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January 2020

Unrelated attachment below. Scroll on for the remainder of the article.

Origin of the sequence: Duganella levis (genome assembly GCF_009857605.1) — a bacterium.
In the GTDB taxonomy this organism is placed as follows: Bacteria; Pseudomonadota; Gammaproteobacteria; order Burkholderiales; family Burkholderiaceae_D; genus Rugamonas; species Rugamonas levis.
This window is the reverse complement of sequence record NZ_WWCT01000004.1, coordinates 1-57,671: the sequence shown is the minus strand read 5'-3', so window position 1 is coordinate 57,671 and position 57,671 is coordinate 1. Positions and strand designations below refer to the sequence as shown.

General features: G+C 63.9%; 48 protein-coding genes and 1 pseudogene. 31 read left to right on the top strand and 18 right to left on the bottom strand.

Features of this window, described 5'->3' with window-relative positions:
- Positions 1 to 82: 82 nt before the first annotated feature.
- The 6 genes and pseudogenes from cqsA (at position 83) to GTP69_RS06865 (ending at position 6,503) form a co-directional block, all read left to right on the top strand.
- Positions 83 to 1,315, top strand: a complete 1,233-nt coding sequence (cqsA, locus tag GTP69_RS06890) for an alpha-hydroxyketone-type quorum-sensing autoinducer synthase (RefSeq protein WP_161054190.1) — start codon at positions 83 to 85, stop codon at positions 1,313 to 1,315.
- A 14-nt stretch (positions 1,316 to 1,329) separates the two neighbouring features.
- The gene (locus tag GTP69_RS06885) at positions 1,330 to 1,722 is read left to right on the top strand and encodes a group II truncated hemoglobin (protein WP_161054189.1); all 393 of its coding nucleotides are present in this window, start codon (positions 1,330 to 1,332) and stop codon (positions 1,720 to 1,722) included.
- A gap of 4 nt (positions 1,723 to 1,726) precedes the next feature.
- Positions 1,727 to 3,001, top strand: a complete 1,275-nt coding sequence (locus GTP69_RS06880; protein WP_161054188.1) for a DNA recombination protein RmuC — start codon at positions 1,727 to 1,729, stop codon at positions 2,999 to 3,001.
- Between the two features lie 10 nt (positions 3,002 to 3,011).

Lowey Announces Money for Medical Research and Gun Violence Prevention Research On December 11, Congresswoman Nita Lowey (D-Westchester/Rockland), Chairwoman of the House Appropriations Committee, announced that New York Medical College in Valhalla, will receive $410,000 through the U.S. Department of Health and Human Services (HHS) for its research on heart and vascular diseases. “New York Medical College’s critical research will advance our understanding of the health issues faced by low birth weight babies in their adult years,” said Congresswoman Lowey. “This funding will improve our understanding of cardiovascular and chronic kidney disease and stimulate the development of new treatments. I will continue my work as Chairwoman on the House Appropriations Committee to continue bringing these essential resources to the Lower Hudson Valley so institutions like New York Medical College can help Americans live longer, healthier lives.” These federal funds will allow New York Medical College to document and define the driving factors such as oxidant and immune mechanisms that promote the progression of hypertension, cardio vascular and chronic kidney disease in adults who were low birth weight (LBW) babies. “Recent advances in neonatal medicine have increased the population of LBW babies that are incredibly susceptible for development of hypertension, cardiovascular disease and chronic kidney disease for unknown reasons as they mature through adulthood,” said Principal Investigators of the project, Dr. Brian B Ratliff, Assistant Professor of Medicine and Physiology, and Dr. Michael S. Wolin, Professor of Physiology, both at New York Medical College. “This grant will allow us to identify new and improved therapeutic approaches that target the systems that drive the progression of hypertension, cardio vascular and chronic kidney disease.” As Chairwoman of the House Appropriations Committee, Congresswoman Lowey has fought to increase investments in medical research. Funding to National Institutes of Health has tripled since she joined the committee. In the Fiscal Year 2020 spending bill, Lowey stated on December 16,”The Fiscal Year 2020 spending bill will include $12.5 million for the National Institutes of Health {NIH} and $12.5 million for the Centers for Disease Control and Prevention {CDC} to conduct evidence based research on gun violence prevention to combat this public health emergency. With this investment, the best public health researchers in the country will be put to work to identify ways to reduce injury and death due to firearms. “Nearly 40,000 Americans lose their lives at the hands of firearms each year and more are gravely injured. Since 1996, I have been fighting to give public health researchers the tools to study the causes of firearm injury in hopes that more Americans can be spared from violence, suicide and firearm related accidents.”